A fieldwalking survey south of Blackford Lane recovered some Roman pottery (including Samian ware from Gaul), glass and building stone, suggesting the site of a Roman building.
Ickford is recorded in Domesday and was part of Bernwood Forest from before this time. Bernwood had been a hunting forest from the time of Edward the Confessor. It grew to its largest extent under Henry II. The whole area was not covered by woods; in the medieval period a forest was a place where deer roamed for hunting and so included open land, villages and fields. All those who lived in the forest were not allowed to hunt or even gather wood without a special licence from the king. Bernwood Forest was finally disafforested in the reign of James I in 1635, although it had been shrinking in size since the time of King John (1199-1216).
The remains of the medieval farming technique, ridge-and-furrow, can still be seen around the parish. Ickford may have been bigger in the medieval period, as there are the remains of medieval settlement, such as house platforms, hollow-ways and fishponds, south of the village. There is a 14th century record of a fishery in Ickford.
The oldest standing building in Ickford is St Nicholas' church. The remaining work is mostly 13th century but it incorporates some older fabric and was altered in later centuries. Church Farm incorporates some late medieval fabric but was much altered in the 17th century. There are three other late medieval buildings, one on Bulls Lane, College Cottage and White Cottage; they were probably built in the late 15th century and are cruck-framed. Most of the listed buildings in Ickford date to the 17th and 18th century.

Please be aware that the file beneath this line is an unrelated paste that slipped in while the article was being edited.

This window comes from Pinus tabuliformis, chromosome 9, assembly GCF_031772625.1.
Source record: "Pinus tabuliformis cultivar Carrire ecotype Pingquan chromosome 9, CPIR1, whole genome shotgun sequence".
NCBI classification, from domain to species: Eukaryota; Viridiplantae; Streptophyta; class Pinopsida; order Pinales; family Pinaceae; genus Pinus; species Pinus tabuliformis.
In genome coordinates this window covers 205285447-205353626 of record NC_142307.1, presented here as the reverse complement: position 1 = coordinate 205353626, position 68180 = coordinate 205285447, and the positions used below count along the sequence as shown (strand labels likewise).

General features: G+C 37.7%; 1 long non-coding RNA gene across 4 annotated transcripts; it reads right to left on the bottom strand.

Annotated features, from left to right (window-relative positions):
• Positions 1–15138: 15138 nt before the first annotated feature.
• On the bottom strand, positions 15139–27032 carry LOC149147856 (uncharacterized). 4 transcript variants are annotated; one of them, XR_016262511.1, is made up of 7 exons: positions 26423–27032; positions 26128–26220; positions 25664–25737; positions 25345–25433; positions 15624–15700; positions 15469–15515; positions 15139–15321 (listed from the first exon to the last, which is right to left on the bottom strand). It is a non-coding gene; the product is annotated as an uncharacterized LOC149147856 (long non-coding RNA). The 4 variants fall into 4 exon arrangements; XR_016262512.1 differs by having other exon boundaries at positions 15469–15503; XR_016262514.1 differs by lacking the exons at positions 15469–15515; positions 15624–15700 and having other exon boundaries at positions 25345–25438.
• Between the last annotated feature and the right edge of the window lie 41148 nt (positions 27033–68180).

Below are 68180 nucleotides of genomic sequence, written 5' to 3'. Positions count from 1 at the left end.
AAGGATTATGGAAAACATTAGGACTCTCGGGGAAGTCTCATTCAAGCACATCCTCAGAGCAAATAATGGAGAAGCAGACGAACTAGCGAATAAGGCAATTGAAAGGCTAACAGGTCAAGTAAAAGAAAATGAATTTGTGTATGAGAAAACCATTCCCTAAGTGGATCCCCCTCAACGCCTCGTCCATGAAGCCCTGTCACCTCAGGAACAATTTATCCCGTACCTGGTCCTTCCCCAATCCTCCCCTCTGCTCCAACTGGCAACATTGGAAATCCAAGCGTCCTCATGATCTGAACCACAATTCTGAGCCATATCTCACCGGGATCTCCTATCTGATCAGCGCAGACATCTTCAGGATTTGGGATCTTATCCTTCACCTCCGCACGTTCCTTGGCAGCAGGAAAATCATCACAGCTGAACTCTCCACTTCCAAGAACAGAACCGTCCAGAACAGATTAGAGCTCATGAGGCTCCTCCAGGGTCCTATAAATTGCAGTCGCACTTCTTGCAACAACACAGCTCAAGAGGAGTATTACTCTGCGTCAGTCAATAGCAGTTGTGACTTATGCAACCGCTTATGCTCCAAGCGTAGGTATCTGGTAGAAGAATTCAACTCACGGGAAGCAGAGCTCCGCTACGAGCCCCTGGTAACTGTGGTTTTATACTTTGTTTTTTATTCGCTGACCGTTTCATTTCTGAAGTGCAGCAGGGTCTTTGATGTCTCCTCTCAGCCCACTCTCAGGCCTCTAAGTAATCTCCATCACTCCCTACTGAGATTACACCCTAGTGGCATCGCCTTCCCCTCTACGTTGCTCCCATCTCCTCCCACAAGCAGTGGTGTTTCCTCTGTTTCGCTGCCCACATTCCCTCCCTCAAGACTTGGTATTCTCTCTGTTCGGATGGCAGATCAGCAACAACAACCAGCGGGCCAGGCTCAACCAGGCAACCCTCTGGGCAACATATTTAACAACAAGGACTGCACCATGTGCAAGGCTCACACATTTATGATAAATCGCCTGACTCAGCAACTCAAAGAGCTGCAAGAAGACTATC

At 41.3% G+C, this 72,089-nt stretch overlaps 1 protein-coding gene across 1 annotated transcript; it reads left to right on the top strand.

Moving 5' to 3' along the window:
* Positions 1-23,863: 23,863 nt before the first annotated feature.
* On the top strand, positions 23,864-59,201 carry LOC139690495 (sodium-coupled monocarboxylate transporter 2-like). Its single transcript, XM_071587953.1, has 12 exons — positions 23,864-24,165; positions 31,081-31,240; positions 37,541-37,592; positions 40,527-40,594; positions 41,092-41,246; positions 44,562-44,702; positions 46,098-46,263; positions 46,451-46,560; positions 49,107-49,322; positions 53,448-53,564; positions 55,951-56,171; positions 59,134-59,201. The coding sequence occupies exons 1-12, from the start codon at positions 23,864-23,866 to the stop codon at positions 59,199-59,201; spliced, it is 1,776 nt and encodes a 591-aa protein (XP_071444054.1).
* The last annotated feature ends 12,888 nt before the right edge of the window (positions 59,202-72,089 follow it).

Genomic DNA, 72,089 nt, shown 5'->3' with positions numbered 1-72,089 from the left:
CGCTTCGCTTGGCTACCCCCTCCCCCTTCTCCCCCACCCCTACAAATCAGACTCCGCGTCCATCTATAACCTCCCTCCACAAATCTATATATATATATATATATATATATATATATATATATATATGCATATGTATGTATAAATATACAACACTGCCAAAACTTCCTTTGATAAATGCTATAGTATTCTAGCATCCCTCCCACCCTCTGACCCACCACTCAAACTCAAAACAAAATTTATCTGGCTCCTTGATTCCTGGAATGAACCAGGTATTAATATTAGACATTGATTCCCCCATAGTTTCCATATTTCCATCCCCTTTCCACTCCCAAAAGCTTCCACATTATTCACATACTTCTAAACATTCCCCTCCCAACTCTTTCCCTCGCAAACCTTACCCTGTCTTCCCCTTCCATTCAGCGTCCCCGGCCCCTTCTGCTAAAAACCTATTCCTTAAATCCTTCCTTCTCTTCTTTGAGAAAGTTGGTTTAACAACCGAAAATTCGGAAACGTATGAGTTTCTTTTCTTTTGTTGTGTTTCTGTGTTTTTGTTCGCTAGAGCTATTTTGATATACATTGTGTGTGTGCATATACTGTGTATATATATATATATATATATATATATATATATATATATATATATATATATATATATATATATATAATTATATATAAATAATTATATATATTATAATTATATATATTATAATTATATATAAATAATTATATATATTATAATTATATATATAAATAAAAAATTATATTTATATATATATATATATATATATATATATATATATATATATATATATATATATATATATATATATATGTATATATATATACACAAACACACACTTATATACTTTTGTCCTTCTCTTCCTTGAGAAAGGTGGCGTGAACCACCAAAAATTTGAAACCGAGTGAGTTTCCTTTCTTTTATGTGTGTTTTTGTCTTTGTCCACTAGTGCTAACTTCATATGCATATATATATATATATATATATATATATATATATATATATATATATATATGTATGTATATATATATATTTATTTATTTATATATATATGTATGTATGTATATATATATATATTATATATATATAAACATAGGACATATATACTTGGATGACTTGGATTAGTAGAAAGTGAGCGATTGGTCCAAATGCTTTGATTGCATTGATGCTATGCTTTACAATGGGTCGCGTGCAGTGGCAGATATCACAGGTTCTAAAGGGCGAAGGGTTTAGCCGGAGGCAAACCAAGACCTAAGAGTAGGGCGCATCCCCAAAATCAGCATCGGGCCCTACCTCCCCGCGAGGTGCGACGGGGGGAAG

Ickford seems to have been defended in the Civil War, or at least the bridge over the River Thame was. The earthworks of the batteries can still be seen south of Whirlpool Farm, although they may also be medieval village earthworks. Ickford Bridge is dated 1685 but may be older. There was a bridge here from at least 1237.
Ickford windmill is marked on a 1788 map and field-names of Big Windmill and Little Windmill from the 19th century also show the approximate site and there is said to be a mound in Big Windmill field. There was a Particular Baptist Chapel with its own cemetery on Sheldon Road, built in the 19th century, but it is now a house.